Studies that look at risk factors can be pretty variable in terms of what they tell you, the impact they have and how accurate they are.

Some findings are pretty logical, clear and indicate something that should be done.

  • Smoking is a risk factor for [insert many diseases here], so to reduce the risk of [whatever disease], stop smoking.

Others make sense but don’t necessarily lend themselves to an effective intervention.

  • Being male is a risk factor for cardiovascular disease… not much I can do about that.

Sometimes, you have to remember that a risk factor for one thing doesn’t provide a clear answer when a broader context is considered.

  • Moderate consumption of red wine can reduce the risk of various conditions, but alcohol consumption can also increase the risk of other conditions.

Sometimes, how the study is designed and performed can really affect the results.

  • If I did a large study of the general population in Guelph, I could presumably show that going to a hospital greatly increases your risk of death. Does that mean you shouldn’t go to the hospital? No, because I could presumably also show that if you have chest pain and go to a hospital, you’re more likely to live. Knowing the study population and what question is really being asked are critical.

Sometimes, something that’s found to be a risk factor isn’t really the risk factor, but it’s associated with something else that is.

Sometimes, something can be "statistically significant," but of limited consequence.

  • If doing something increases the risk significantly, but only by 0.0001%, does that mean anything?

Why do I write this? Because these are some of the things that we have to think about when assessing risk factor studies. While one Toronto radio station loves to give 10 second snippets on some new risk factor medical study, you can’t determine much about the study itself from a sound-bite (or internet post). You need to think about the details regarding how the study was done. Nevertheless, risk factor studies can provide useful information, but consider the results carefully, whether they are relevant, whether they indicate changes need to be made or whether they indicate that we need to look at the issue further.

Anyway, this rambling post was prompted by a couple of papers looking at risk factors the leptospirosis in dogs (Hennebelle et al J Am Vet Med Assoc 2013 and Raghavan et al Prev Vet Med 2012)

The first study compared dogs from northern California that had or didn’t have leptospirosis. They found a few things:

  • There were differences in geographic distribution of the lepto cases and controls. That makes sense since we know lepto varies regionally, but living in different areas might also be associated with different behaviours and contacts (e.g. wildlife contacts).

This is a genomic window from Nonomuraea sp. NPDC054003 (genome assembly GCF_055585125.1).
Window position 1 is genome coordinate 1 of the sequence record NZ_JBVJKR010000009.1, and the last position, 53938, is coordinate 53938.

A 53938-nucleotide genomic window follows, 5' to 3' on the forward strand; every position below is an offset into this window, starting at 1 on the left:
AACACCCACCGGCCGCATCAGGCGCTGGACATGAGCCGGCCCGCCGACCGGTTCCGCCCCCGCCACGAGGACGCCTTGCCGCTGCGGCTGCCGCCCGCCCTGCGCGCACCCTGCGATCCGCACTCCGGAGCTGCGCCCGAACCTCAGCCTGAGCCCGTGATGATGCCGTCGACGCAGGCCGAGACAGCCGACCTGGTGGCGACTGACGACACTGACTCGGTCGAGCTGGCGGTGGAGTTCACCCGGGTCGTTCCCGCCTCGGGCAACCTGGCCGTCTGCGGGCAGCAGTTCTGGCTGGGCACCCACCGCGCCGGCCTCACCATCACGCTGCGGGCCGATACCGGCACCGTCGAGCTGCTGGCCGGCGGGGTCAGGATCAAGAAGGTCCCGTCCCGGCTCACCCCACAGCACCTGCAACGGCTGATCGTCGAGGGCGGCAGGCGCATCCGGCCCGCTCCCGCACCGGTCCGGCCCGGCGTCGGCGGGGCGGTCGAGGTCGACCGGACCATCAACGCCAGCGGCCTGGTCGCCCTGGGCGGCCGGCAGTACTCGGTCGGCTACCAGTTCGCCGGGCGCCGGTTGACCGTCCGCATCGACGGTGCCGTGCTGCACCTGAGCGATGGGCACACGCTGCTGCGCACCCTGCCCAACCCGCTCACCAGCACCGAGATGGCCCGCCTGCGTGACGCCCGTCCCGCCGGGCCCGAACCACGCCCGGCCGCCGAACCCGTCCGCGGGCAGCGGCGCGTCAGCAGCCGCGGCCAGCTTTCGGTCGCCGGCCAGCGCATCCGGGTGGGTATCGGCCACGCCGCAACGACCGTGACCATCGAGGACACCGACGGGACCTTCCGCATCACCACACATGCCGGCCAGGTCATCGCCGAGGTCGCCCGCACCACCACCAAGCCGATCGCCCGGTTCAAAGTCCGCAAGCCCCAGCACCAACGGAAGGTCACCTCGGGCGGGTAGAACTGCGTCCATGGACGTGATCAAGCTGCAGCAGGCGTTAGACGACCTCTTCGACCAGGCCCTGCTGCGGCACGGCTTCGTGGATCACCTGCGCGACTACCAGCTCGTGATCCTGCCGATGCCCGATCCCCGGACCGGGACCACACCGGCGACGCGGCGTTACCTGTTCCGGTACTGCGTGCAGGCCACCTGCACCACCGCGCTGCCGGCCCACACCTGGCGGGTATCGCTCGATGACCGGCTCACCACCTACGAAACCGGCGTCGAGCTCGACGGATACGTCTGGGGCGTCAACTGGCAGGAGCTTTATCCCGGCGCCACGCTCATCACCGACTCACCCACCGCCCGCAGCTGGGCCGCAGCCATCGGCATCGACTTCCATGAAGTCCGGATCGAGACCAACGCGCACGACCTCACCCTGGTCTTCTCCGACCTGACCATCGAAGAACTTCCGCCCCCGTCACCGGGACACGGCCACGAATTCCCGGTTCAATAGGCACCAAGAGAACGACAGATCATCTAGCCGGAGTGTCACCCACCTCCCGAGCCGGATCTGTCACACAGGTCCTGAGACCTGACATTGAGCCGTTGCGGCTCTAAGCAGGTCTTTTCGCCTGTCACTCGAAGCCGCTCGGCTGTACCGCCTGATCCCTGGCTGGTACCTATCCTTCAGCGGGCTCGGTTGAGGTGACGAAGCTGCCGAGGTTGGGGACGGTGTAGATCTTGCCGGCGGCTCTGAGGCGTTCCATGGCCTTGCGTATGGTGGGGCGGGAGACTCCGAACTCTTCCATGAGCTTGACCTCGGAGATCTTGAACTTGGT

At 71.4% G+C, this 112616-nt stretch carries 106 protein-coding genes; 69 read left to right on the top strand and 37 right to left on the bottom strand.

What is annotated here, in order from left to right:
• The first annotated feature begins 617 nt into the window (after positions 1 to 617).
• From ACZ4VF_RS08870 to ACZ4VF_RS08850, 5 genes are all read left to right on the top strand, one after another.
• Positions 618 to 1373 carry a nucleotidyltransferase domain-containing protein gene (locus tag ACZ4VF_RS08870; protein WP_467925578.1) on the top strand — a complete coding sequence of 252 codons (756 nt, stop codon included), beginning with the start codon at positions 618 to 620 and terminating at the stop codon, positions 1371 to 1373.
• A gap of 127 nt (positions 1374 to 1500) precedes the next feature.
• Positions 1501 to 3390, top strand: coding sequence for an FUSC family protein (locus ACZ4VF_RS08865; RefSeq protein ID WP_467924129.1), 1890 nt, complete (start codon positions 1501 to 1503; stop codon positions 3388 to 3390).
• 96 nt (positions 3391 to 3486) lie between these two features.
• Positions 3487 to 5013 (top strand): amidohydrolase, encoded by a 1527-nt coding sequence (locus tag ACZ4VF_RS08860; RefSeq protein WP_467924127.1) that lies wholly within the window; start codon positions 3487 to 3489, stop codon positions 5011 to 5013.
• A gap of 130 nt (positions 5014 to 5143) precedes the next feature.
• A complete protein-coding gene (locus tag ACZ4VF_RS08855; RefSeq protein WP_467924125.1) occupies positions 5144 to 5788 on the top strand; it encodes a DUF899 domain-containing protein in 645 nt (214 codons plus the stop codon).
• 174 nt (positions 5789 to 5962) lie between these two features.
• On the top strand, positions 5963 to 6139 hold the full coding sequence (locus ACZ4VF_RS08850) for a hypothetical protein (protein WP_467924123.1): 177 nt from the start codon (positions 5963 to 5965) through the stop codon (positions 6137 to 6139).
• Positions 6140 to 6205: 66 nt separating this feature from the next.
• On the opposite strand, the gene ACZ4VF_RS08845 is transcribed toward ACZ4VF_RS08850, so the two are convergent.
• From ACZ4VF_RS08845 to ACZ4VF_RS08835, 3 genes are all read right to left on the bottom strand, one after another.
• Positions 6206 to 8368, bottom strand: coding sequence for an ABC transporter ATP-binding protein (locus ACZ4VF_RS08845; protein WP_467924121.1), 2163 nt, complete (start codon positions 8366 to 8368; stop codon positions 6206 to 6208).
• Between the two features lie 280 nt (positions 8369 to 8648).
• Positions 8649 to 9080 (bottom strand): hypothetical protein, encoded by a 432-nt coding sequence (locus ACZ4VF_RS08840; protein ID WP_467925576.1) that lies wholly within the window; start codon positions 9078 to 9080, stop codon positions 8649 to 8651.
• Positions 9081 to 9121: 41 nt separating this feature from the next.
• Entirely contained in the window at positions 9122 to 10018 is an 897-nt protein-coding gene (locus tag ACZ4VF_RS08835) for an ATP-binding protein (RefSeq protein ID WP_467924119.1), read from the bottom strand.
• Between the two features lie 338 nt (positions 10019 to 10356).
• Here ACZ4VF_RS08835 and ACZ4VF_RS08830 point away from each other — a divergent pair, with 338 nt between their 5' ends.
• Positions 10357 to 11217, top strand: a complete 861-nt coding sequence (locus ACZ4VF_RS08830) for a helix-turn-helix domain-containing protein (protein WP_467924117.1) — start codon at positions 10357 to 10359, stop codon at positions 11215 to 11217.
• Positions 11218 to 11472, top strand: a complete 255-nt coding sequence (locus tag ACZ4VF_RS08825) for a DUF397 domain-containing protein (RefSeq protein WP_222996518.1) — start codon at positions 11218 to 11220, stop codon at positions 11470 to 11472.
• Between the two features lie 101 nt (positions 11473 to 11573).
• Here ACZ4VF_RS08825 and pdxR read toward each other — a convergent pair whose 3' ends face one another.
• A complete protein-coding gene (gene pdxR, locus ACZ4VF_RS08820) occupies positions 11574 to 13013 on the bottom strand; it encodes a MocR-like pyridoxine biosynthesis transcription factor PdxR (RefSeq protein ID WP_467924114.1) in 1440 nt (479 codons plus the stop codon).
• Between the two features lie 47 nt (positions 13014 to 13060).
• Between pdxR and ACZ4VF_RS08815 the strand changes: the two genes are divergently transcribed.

• There was a temporal cluster, with more cases occurring between May 2003 and May 2004, compared to the rest of the 2001-2010 study period. That makes sense too since we see variation in cases within and between years.
  • These results don’t change anything, but are an indication of what work needs to be done next. Looking at why things vary geographically and temporally might be important for figuring out how to reduce the risk of disease. It also indicates regions where more efforts to educate pet owners (and veterinarians) are indicated, and where vaccination is more important.

The second study looked at dogs from Kansas and Nebraska, with and without leptospirosis. They also found a few risk factors.

  • Lepto was more common in houses lacking complete plumbing facilities. Presumably, this is a proxy for something else. Poor plumbing doesn’t likely result in lepto in dogs. Rather, it presumably means that a dog living in a house with poor plumbing has some other factor that increases its risk. For example, incomplete plumbing may be more likely in lower socioeconomic (i.e. lower income) households, which might then correspond to other more direct risk factors for the dog (e.g. poorer nutrition, less veterinary care). It could also be that houses lacking complete plumbing tend to be in a different area where there’s more exposure to wildlife reservoirs. A couple of other indicators of poverty status were also significant, highlighting the potential impact of owner poverty on pet health.
  • Dogs that lived within 2500 m of a university or college, or a park, were also at increased risk. The park risk factor makes sense since they could be exposed to sites infected by wildlife reservoirs (e.g. raccoons). Living close to a university or college is tougher to figure out. Maybe it’s associated with economy, as students are typically at lower income levels. Maybe it’s because colleges and universities usually have lots of green space that might harbor wildlife.

So, these studies tell us some new information, reinforce some previous knowledge (or perceptions) and raise some new questions that we need to answer. By themselves, they won’t result in major changes in how we try to prevent lepto in dogs, but little steps is typically how science progresses.